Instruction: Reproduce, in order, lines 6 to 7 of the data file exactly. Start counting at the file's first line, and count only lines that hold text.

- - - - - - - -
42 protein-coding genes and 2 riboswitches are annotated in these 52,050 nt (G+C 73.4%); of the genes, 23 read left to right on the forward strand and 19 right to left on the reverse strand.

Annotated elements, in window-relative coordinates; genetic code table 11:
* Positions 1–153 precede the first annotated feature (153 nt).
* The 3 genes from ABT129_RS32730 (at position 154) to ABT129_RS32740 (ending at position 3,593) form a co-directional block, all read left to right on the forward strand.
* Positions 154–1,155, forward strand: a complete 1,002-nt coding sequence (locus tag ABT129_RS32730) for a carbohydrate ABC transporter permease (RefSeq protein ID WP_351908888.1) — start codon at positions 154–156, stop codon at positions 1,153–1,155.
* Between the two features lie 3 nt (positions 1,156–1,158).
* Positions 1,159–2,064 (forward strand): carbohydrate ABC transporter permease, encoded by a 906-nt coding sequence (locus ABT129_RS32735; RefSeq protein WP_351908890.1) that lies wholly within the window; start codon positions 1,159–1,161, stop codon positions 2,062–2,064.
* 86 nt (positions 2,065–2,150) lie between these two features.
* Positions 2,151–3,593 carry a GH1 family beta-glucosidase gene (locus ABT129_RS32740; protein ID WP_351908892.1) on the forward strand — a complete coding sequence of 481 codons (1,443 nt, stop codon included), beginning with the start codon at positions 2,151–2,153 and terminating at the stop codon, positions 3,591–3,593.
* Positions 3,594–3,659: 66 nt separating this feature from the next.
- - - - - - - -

* Between the two features lie 3 nt (positions 1,156–1,158).
* Positions 1,159–2,064 (forward strand): carbohydrate ABC transporter permease, encoded by a 906-nt coding sequence (locus ABT129_RS32735; RefSeq protein WP_351908890.1) that lies wholly within the window; start codon positions 1,159–1,161, stop codon positions 2,062–2,064.